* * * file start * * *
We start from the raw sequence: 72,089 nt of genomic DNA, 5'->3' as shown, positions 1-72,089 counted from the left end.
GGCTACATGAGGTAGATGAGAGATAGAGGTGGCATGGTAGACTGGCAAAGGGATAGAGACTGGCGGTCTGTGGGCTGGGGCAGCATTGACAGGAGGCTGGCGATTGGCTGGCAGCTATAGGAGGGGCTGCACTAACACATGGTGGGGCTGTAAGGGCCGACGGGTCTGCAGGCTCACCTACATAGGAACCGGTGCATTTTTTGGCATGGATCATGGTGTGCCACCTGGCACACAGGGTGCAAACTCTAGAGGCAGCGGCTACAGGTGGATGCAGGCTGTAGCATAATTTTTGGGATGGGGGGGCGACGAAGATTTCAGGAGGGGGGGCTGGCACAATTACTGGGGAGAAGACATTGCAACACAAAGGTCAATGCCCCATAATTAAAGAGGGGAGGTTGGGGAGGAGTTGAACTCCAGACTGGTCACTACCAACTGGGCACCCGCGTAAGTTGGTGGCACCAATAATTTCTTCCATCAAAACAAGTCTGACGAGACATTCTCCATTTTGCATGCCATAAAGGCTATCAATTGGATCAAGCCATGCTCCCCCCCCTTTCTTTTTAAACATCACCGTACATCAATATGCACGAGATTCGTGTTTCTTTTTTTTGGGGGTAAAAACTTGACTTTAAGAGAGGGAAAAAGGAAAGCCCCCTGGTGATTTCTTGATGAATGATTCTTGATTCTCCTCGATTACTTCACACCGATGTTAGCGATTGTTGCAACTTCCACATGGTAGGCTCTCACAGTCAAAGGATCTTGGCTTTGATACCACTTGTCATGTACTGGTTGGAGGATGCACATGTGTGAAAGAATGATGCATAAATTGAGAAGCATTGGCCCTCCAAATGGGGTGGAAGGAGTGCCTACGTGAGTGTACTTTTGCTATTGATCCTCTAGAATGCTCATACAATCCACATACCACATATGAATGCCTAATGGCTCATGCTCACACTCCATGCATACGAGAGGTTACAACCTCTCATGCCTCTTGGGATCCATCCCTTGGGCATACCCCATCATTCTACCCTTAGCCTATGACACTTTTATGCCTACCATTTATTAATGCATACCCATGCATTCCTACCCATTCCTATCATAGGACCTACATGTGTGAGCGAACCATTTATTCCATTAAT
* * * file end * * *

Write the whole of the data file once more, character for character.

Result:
We start from the raw sequence: 72,089 nt of genomic DNA, 5'->3' as shown, positions 1-72,089 counted from the left end.
GGCTACATGAGGTAGATGAGAGATAGAGGTGGCATGGTAGACTGGCAAAGGGATAGAGACTGGCGGTCTGTGGGCTGGGGCAGCATTGACAGGAGGCTGGCGATTGGCTGGCAGCTATAGGAGGGGCTGCACTAACACATGGTGGGGCTGTAAGGGCCGACGGGTCTGCAGGCTCACCTACATAGGAACCGGTGCATTTTTTGGCATGGATCATGGTGTGCCACCTGGCACACAGGGTGCAAACTCTAGAGGCAGCGGCTACAGGTGGATGCAGGCTGTAGCATAATTTTTGGGATGGGGGGGCGACGAAGATTTCAGGAGGGGGGGCTGGCACAATTACTGGGGAGAAGACATTGCAACACAAAGGTCAATGCCCCATAATTAAAGAGGGGAGGTTGGGGAGGAGTTGAACTCCAGACTGGTCACTACCAACTGGGCACCCGCGTAAGTTGGTGGCACCAATAATTTCTTCCATCAAAACAAGTCTGACGAGACATTCTCCATTTTGCATGCCATAAAGGCTATCAATTGGATCAAGCCATGCTCCCCCCCCTTTCTTTTTAAACATCACCGTACATCAATATGCACGAGATTCGTGTTTCTTTTTTTTGGGGGTAAAAACTTGACTTTAAGAGAGGGAAAAAGGAAAGCCCCCTGGTGATTTCTTGATGAATGATTCTTGATTCTCCTCGATTACTTCACACCGATGTTAGCGATTGTTGCAACTTCCACATGGTAGGCTCTCACAGTCAAAGGATCTTGGCTTTGATACCACTTGTCATGTACTGGTTGGAGGATGCACATGTGTGAAAGAATGATGCATAAATTGAGAAGCATTGGCCCTCCAAATGGGGTGGAAGGAGTGCCTACGTGAGTGTACTTTTGCTATTGATCCTCTAGAATGCTCATACAATCCACATACCACATATGAATGCCTAATGGCTCATGCTCACACTCCATGCATACGAGAGGTTACAACCTCTCATGCCTCTTGGGATCCATCCCTTGGGCATACCCCATCATTCTACCCTTAGCCTATGACACTTTTATGCCTACCATTTATTAATGCATACCCATGCATTCCTACCCATTCCTATCATAGGACCTACATGTGTGAGCGAACCATTTATTCCATTAAT